Alberto Salazar, U.S. track coach, gets lifetime ban for sexual, emotional misconduct
Runners reported abuse in 2019 while training with Nike Oregon Project team
Track coach Alberto Salazar has been permanently banned by the U.S. Center for SafeSport for sexual and emotional misconduct.
Salazar has 10 days to appeal the decision, which was handed down Monday. The Safe Sport centre does not reveal details of investigations.
In 2019, a handful of runners, including Mary Cain, Kara Goucher and Amy Yoder Begley, revealed they had been emotionally and physically abused while working with Salazar as part of the Nike Oregon Project team.
In January 2020, SafeSport temporarily banned Salazar. The decision Monday makes it a permanent ban, pending any appeal.
The 62-year-old Salazar, who won the Boston and New York Marathons in the early 1980s and went on to coach a cadre of Olympic medallists, including Mo Farah and Galen Rupp — along with Canada's Cam Levins — did not immediately respond to an email from The Associated Press seeking comment.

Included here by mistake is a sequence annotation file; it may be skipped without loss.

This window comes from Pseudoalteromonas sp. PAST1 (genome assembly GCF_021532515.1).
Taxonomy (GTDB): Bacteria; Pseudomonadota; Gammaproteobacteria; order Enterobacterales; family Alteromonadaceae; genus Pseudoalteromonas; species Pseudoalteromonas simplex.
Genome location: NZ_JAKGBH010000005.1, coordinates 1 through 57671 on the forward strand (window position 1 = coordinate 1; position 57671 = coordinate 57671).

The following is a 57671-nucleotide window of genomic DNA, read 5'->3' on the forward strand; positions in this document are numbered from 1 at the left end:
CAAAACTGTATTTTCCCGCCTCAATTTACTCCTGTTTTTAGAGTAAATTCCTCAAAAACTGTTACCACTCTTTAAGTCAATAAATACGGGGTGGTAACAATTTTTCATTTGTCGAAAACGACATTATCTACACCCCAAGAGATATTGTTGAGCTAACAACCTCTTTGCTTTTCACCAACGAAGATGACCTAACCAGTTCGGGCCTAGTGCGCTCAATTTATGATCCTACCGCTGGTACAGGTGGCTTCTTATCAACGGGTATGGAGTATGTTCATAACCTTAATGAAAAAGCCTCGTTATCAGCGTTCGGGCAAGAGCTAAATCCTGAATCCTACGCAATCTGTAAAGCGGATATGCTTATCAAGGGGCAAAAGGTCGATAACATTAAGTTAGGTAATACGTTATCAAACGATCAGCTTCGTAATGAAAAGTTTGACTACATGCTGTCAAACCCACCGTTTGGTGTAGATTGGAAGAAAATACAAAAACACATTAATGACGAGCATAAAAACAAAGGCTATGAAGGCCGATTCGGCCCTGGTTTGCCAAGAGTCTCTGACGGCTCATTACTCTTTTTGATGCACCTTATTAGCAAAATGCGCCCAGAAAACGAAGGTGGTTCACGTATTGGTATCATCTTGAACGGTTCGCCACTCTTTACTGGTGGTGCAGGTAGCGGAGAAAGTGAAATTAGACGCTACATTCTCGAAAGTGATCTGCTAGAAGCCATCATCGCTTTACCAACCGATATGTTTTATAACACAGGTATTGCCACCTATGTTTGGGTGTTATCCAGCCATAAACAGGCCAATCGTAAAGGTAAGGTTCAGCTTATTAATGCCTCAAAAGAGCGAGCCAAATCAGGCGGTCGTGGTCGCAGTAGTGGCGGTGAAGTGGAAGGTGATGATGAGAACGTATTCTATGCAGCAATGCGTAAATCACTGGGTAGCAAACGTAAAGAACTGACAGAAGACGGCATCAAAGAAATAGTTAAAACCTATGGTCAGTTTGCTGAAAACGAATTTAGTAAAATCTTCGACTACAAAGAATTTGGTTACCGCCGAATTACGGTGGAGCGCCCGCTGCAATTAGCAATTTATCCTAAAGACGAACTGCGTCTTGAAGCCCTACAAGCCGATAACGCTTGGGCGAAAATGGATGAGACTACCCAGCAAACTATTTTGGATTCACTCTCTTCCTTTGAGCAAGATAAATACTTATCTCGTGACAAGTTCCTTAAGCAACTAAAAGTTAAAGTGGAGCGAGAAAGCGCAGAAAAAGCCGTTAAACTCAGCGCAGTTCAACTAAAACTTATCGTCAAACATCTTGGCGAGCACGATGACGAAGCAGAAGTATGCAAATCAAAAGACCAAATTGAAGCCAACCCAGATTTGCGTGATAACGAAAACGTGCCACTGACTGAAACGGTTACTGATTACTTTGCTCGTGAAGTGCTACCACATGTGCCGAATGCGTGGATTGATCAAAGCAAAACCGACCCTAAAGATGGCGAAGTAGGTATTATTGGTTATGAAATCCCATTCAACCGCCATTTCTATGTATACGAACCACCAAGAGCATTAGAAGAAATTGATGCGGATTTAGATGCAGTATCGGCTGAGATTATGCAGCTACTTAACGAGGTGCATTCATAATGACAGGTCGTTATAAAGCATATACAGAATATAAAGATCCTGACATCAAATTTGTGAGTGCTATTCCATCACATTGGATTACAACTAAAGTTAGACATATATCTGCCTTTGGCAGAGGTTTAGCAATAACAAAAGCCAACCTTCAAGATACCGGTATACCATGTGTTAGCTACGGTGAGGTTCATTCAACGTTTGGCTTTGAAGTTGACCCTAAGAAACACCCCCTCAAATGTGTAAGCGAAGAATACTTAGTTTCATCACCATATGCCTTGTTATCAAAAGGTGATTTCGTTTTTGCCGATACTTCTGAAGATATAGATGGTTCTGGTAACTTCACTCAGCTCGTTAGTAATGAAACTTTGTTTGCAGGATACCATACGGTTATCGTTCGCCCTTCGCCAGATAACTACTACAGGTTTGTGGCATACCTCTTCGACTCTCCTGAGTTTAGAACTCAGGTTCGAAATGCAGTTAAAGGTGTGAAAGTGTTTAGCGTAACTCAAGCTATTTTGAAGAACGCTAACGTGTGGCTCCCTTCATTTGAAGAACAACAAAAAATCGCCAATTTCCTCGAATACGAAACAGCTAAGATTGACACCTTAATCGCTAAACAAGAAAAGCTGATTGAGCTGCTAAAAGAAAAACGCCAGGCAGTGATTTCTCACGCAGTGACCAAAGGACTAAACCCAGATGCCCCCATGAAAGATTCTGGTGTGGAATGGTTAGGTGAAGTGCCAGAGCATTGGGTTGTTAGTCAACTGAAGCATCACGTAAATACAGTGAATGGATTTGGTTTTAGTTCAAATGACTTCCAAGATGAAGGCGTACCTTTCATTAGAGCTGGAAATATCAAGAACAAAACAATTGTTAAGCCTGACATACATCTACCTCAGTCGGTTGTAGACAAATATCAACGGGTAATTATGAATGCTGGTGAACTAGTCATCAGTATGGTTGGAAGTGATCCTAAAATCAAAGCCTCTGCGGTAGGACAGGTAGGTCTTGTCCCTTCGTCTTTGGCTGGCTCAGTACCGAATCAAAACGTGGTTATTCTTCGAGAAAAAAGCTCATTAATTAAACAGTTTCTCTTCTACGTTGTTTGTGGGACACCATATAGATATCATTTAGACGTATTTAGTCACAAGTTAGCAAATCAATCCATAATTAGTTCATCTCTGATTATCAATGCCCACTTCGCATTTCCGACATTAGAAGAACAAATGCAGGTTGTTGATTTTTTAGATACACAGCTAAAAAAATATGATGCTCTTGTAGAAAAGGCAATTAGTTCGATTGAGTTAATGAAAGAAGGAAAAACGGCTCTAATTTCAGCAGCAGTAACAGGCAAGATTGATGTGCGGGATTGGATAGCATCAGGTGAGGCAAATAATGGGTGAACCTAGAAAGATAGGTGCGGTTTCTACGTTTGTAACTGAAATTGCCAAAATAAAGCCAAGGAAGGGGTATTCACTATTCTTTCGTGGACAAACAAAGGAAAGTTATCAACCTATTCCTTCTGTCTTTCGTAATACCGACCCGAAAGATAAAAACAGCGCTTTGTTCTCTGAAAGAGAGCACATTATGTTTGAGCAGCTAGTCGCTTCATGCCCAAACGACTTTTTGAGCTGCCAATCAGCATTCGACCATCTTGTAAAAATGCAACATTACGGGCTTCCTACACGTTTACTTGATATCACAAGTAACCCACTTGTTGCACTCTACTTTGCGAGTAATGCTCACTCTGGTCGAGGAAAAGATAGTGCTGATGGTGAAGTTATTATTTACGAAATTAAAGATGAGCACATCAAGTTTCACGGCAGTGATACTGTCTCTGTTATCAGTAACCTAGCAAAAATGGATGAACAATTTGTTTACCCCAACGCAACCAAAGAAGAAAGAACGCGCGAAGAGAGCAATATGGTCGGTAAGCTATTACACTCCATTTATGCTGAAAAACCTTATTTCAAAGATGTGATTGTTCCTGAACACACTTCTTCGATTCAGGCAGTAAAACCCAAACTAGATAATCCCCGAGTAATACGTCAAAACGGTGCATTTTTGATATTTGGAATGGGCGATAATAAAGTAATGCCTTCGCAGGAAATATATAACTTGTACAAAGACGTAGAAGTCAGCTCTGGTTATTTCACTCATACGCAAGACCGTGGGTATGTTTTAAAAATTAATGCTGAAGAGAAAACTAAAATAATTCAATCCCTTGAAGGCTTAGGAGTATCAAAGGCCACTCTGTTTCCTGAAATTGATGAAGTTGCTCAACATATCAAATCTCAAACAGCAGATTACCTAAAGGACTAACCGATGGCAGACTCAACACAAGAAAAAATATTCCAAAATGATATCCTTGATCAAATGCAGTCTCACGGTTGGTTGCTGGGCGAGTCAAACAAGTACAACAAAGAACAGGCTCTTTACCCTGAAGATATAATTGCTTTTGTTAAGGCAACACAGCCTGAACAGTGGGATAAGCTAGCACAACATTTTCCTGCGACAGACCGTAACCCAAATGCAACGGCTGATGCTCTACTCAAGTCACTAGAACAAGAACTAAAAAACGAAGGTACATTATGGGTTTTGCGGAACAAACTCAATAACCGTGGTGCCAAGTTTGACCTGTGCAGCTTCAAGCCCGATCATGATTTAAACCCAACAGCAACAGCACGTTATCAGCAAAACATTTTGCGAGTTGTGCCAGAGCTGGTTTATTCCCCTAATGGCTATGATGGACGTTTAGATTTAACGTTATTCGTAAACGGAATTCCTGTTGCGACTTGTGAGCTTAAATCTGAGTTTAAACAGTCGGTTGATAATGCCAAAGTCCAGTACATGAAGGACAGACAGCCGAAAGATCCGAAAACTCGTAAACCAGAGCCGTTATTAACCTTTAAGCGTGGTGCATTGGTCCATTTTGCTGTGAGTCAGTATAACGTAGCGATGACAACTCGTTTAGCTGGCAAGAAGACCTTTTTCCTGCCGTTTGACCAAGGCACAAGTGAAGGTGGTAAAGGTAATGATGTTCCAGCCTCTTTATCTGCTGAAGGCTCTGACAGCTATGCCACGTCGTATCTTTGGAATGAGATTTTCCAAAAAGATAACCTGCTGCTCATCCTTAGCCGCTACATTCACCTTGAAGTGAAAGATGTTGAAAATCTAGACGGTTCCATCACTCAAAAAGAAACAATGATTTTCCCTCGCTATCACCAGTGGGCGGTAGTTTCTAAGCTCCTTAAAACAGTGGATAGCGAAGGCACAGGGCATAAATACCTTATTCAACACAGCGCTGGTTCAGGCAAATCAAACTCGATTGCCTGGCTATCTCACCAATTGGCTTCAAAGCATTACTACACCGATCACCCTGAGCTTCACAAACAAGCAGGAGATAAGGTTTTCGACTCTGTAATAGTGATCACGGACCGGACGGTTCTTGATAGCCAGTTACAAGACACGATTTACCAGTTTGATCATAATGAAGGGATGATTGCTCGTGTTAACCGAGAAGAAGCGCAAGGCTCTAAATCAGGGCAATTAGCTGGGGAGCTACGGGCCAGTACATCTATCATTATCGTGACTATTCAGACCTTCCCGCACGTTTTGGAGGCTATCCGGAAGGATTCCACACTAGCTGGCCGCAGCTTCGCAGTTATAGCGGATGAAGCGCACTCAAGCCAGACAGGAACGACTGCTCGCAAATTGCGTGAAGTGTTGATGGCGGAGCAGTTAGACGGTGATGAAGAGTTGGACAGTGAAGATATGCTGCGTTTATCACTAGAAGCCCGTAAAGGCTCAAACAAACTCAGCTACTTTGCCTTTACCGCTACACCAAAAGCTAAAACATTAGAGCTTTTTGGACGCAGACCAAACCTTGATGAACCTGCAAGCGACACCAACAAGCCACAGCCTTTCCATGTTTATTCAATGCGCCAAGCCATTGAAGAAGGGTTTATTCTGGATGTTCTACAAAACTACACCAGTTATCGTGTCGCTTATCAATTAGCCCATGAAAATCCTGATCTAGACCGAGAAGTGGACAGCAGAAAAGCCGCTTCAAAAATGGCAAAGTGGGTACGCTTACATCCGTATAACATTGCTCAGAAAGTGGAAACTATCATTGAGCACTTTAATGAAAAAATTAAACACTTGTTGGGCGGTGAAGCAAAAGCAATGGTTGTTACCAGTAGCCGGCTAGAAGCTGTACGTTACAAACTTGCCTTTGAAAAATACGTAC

His sanction was handed down as the Court of Arbitration for Sport considers an appeal of a separate case that led to Salazar's four-year ban for doping-related offences.
In 2019, Salazar received the doping ban after a six-year investigation determined he had possessed and trafficked testosterone while also experimenting with athletes on how far they could push the envelope with certain performance enhancers without getting caught.
Shortly after the decision, Nike shuttered Salazar's running club.
Farah has never failed a drugs test and has not been accused of any wrongdoing.
In a statement to Reuters, USA Track & Field said it "takes all forms of misconduct extremely seriously."
"[USATF] took immediate action when reports were initially filed in this case," the national governing body said. "No form of abuse will ever be tolerated within our sport, and we will continue to prioritize athletes' emotional and physical safety above all else."
With files from Reuters